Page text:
Wednesday, November 9, 2011

New Rule

Yes, I am crashed today.  It is a minor crash.  I slept in late, couldn't get out of bed and am dragging my butt around the house.  It is the third time I've crashed after sitting out in the sun so I know it is a real cause and effect not just coincidence.  As I saw on a handwritten poster in a lab once "first time is a fluke, second time is a coincidence, third time is statistically significant".

It is sunny outside and I have to resist the urge to sit in the sun again.  Instead I decided to do a bit of research on the computer (always been one of my favorite geeky pastimes).

So I Googled "inability to tan" and found this little gem from Scientific American:
"A powerful protein known as p53 has long been considered the master regulator of the genome because of its amazing ability to repair damaged DNA. Now scientists at Harvard's Dana-Farber Cancer Institute have discovered that p53 not only mends genetic material but also kicks off the chemical cascade that results in tanning."(1)
Now this explains a few things.  If p53 isn't working properly in CFSers then we can neither tan nor repair our DNA which would result in the well documented mitochondrial damage (2) and the general inability of our bodies to repair themselves.  Upon further investigation into protein p53 apparently it also regulates the growth of tumors and cancers.  I seem to remember something I read a long time ago mentioning that CFS patients were at higher risk for cancer (which makes sense if there is a problem with p53) but now I can't find any documentation to back this up.

I can't believe that this connection hasn't been discussed in the CFS literature.  I've done a little bit of searching but nothing like a proper extensive lit search that is required.  I'll keep looking since this has piqued my curiosity.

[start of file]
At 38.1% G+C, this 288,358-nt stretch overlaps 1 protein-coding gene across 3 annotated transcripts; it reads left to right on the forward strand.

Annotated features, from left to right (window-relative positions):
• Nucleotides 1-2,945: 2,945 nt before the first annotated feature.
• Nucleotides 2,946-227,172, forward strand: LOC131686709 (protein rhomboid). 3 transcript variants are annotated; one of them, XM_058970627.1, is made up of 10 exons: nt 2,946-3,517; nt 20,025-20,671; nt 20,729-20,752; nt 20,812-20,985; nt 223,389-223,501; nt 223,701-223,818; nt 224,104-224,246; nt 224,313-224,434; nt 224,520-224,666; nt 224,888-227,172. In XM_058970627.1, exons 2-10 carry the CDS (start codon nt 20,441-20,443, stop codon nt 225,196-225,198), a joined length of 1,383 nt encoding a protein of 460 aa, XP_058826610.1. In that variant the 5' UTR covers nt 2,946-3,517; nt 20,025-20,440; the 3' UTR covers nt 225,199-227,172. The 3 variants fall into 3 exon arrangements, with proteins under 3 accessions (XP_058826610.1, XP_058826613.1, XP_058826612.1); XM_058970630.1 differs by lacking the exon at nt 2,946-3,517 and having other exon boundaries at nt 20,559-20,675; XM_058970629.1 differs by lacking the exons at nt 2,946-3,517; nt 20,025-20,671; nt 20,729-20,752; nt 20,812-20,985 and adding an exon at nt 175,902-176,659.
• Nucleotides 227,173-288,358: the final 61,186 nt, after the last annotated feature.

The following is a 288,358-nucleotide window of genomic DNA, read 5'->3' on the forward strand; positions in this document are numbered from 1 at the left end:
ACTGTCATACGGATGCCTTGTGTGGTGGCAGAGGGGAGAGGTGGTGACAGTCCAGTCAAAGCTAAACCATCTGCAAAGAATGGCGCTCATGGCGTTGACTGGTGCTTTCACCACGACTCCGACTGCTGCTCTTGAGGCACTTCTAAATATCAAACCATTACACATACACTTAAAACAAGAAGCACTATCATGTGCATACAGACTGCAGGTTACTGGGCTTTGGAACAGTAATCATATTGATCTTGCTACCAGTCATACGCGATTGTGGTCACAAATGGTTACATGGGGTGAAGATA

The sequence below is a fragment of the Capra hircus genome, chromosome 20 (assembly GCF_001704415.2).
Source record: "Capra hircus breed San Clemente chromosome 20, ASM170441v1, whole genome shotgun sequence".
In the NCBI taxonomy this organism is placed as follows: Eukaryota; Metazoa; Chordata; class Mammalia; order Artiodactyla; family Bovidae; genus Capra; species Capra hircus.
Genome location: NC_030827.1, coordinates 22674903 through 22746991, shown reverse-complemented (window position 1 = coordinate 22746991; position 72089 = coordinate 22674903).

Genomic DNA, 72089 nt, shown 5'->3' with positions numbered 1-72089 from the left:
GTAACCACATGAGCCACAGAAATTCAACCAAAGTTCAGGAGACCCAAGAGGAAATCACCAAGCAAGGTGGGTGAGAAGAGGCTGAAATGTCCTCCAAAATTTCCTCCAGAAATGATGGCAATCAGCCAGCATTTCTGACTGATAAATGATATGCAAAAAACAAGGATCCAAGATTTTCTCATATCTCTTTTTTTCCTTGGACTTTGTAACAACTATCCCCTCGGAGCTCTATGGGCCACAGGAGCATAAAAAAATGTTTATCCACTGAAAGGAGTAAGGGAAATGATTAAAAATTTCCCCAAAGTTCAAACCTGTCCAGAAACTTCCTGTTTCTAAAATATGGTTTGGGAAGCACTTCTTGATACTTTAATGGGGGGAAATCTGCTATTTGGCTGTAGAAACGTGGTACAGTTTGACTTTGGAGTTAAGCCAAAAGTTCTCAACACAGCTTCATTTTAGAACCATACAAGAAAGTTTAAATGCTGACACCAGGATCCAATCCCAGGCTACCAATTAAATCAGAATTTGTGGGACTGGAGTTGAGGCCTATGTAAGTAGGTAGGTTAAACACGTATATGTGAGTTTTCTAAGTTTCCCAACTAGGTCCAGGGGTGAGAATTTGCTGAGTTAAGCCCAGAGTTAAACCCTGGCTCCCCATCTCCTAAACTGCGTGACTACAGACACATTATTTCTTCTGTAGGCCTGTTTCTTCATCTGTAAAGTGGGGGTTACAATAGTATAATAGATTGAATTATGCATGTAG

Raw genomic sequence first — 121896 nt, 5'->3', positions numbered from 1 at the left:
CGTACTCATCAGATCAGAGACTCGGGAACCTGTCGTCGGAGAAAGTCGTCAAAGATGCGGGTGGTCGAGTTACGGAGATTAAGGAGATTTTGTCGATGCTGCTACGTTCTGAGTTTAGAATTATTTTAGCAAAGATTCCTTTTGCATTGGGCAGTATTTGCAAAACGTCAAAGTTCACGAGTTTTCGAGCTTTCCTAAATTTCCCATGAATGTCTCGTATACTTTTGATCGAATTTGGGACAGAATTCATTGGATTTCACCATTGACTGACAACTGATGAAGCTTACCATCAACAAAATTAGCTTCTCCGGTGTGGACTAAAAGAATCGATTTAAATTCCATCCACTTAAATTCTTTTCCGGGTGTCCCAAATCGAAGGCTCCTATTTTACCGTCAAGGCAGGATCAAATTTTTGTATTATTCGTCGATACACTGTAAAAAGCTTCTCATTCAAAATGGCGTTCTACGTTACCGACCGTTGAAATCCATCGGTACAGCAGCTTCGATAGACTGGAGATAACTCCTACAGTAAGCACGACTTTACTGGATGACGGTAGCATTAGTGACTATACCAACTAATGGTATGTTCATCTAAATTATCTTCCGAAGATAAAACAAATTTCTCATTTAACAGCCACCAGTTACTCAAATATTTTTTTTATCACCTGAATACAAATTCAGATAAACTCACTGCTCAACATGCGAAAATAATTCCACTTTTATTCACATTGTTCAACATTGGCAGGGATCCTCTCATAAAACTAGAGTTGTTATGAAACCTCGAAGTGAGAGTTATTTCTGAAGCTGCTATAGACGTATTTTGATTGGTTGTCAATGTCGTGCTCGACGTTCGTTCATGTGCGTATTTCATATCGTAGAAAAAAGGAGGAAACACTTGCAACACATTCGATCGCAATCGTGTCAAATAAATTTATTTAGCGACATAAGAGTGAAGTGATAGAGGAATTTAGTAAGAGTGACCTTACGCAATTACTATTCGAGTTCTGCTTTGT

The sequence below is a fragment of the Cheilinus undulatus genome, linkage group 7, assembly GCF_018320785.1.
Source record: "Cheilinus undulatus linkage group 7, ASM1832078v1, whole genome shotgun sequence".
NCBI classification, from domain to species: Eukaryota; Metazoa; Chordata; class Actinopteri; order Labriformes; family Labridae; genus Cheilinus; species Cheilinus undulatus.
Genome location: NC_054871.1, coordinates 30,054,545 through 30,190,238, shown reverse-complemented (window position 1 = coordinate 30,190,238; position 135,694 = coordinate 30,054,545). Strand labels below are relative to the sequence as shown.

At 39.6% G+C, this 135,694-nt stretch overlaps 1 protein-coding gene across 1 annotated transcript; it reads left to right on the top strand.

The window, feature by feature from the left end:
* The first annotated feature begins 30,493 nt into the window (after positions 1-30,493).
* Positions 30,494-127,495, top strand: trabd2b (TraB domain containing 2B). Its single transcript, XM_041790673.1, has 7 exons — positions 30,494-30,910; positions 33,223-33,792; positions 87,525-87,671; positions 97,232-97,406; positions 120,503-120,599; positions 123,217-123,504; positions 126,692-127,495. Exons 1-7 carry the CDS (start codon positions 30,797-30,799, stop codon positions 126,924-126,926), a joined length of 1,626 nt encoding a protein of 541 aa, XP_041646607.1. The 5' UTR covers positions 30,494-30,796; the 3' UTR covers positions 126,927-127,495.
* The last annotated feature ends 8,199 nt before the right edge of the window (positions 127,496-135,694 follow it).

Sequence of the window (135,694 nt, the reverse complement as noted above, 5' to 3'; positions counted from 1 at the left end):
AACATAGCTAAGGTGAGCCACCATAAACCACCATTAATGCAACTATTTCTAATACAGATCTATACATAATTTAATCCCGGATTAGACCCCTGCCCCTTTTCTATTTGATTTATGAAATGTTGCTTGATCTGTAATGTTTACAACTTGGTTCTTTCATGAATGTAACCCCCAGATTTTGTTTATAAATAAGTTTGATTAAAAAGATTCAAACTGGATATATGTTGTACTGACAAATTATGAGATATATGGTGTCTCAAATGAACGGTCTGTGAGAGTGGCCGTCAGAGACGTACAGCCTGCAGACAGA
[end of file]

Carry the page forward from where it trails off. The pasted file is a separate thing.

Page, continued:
The one and only paper I found in PubMed was in regard to the use of resveratrol in mice that had induced CFS.  An unspecified dose was fed to the CFS mice which increased activity levels by 20%, increased the physical size of the hippocampus (which apparently shrinks in CFS patients) and altered the activity of p53. (3)  I'm not a biochemist so much of this article is Greek to me but again I'm working on interpreting it.  While I'm tempted to run out and purchase some resveratrol to add to my daily supplement list, this study was done in mice, it hasn't been replicated in humans, other research into resveratrol indicates that it isn't easily assimilated into the human body.

MIT has published an excellent article that has a more balanced review of resveratrol, "The Longevity Pill". (4)   A company in Cambridge has discovered a more powerful compound but they aren't being forthcoming with details.  They do have a long list of publications but they are way above my head and they are concentrating on longevity rather than CFS.  (5)  I'm currently wading through the list of articles and trying to make sense of the information while taking a crash course in molecular biology.  I'll post again later when I have figured it out and can explain it in layman's terms.

So for now, no more extended sunbathing.  One hour of sun and then I have to move to shade.  Apparently since my skin can't tan it also can't protect itself from UV damage and I have a heightened risk for skin cancer from prolonged sun exposure.  I've picked one hour based on Stephnie Seneff's work. (6,7)  I'm also going to look into adding resveratrol to my supplements.  While I've figured out the no tanning thing, the crash reaction is still a mystery to me.


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